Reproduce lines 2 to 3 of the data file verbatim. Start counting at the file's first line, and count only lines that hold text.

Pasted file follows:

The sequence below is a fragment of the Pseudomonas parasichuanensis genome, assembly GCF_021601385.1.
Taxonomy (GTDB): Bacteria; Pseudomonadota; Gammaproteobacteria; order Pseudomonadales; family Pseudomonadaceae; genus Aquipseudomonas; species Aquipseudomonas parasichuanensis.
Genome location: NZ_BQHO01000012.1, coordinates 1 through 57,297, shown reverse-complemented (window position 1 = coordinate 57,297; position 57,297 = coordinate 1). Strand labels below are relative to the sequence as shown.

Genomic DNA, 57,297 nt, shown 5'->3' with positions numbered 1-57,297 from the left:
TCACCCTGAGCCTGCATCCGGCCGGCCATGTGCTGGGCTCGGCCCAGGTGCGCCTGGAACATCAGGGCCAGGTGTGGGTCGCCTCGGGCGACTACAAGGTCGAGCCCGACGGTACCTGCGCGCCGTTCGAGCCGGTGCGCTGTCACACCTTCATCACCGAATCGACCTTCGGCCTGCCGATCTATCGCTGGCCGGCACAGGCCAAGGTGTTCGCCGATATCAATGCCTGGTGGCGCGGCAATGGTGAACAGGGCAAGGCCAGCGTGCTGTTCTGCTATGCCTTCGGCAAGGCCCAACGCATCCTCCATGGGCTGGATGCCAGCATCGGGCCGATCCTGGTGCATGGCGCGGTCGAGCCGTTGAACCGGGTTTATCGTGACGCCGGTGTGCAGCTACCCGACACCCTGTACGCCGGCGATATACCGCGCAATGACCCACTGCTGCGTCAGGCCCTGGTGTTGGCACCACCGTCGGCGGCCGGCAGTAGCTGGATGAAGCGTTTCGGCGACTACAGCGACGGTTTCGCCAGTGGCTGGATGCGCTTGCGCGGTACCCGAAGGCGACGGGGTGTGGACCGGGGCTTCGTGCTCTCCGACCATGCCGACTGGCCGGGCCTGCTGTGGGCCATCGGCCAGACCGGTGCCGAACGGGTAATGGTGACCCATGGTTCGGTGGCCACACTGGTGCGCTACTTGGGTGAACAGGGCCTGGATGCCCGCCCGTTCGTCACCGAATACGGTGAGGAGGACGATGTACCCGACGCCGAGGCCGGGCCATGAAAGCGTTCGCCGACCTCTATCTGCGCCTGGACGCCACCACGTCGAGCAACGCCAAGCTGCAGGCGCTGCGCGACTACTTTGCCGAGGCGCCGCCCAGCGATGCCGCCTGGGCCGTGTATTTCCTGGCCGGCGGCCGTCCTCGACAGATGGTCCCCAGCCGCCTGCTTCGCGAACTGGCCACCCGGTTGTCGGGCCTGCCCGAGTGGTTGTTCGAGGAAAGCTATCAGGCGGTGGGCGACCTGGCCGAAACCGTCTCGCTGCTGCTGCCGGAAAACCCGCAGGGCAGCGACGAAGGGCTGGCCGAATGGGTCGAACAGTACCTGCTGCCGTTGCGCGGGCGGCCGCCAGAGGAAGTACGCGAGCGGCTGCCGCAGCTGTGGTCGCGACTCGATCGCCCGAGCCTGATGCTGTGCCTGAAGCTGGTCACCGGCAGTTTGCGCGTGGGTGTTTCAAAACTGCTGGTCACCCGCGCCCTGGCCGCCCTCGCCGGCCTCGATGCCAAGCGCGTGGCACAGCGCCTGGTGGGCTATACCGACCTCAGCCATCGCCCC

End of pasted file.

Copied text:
Taxonomy (GTDB): Bacteria; Pseudomonadota; Gammaproteobacteria; order Pseudomonadales; family Pseudomonadaceae; genus Aquipseudomonas; species Aquipseudomonas parasichuanensis.
Genome location: NZ_BQHO01000012.1, coordinates 1 through 57,297, shown reverse-complemented (window position 1 = coordinate 57,297; position 57,297 = coordinate 1). Strand labels below are relative to the sequence as shown.